The thoughts and speech of other characters is one technique used in indirect characterization. Keep in mind that in this short story, it is one of the most important modes of indirect characterization because it fully supports the main theme of the story, which is the disconnection between a troubled teenager and the adults around him. The speech and thoughts of others about Donny's performance in school, his behavior, and his general attitude may or may not be entirely revealing of his true character, but they show how his behavior is defining his character in a world where the adult expectations and values are not understood nor lived up to by the main character.
In the very beginning of the story Daisy learns from the principal that her son is "noisy, lazy, and disruptive," and that he fools around and won't respond in class. Her response to the principal after summarizing her strict home rules is that Donny tells his parents he doesn't have any homework or already finished it, indicating he is lying. Another session with the principal later reveals (to both parents) that Donny's behavior and performance are getting worse.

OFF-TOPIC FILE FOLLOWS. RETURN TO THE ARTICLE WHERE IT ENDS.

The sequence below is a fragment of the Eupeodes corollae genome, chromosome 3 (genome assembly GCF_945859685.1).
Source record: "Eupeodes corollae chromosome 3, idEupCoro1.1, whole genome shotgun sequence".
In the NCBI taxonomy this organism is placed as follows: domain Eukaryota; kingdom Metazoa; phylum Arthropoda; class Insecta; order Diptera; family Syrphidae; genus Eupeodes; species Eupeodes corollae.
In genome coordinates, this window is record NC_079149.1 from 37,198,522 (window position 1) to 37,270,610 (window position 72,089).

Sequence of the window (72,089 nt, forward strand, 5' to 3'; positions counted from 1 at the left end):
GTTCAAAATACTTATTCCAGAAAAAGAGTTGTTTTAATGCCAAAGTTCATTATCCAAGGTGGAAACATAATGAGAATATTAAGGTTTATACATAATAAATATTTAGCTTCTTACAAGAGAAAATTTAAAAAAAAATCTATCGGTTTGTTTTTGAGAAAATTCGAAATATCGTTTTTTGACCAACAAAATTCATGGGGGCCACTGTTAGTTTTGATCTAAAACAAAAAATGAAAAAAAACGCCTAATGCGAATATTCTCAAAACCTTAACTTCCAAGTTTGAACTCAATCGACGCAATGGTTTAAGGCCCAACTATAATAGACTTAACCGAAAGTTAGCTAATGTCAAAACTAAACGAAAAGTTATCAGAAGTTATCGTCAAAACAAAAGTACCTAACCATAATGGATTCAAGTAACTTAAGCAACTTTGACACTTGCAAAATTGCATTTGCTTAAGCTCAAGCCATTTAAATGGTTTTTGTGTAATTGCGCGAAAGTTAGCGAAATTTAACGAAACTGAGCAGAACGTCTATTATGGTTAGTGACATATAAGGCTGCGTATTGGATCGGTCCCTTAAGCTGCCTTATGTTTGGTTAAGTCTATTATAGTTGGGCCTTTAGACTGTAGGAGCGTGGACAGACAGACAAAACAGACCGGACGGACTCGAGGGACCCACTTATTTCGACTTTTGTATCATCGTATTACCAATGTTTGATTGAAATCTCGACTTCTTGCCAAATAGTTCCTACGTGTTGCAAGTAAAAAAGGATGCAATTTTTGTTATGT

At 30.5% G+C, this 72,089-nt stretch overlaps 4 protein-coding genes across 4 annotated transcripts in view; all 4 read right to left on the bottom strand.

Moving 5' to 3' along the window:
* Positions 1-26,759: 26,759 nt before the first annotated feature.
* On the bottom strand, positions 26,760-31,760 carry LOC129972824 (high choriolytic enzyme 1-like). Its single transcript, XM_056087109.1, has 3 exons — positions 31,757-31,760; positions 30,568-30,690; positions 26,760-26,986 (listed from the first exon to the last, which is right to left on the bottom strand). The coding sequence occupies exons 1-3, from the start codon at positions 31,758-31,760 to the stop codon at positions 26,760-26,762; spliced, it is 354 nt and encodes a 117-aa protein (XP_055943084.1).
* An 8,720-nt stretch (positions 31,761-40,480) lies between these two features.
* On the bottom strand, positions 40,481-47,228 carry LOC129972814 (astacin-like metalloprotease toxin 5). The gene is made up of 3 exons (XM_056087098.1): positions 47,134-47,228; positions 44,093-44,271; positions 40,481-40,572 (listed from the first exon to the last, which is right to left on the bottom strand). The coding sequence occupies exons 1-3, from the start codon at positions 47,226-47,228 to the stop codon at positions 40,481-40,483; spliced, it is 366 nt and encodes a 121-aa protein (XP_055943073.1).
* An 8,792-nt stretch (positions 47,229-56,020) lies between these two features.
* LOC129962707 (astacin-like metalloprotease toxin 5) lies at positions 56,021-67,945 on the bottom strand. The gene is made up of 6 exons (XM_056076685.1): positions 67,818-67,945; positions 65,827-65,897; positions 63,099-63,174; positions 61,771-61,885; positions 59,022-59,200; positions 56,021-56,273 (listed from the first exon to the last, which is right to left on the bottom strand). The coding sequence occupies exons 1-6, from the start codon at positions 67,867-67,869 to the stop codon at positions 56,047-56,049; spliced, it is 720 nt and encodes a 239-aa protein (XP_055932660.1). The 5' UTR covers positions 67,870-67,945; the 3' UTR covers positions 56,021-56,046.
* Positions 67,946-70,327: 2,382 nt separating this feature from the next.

In his sessions with Cal, however, we get to see characterization from Donny's point of view. It is through Cal's open-ended questions (and relationship building techniques) that Donny starts to reveal himself. Cal later tells Donny's parents that he believes the child is "underestimated," has low self esteem, and doesn't feel like anyone listens to him.
Ultimately, even though he builds a more personal relationship with Cal, Donny's behavior never does actually change. Instead of admitting he failed, Cal labels Donny as "emotionally disturbed."
Through the thoughts and speech of each of the other adult characters in this story, it is obvious that Donny is a troubled teen whom none of the characters fully understands. It is also ironic, however, that it is precisely because of the misunderstanding and disconnection he has with the people who should care about him the most that Donny is ultimately such a failure.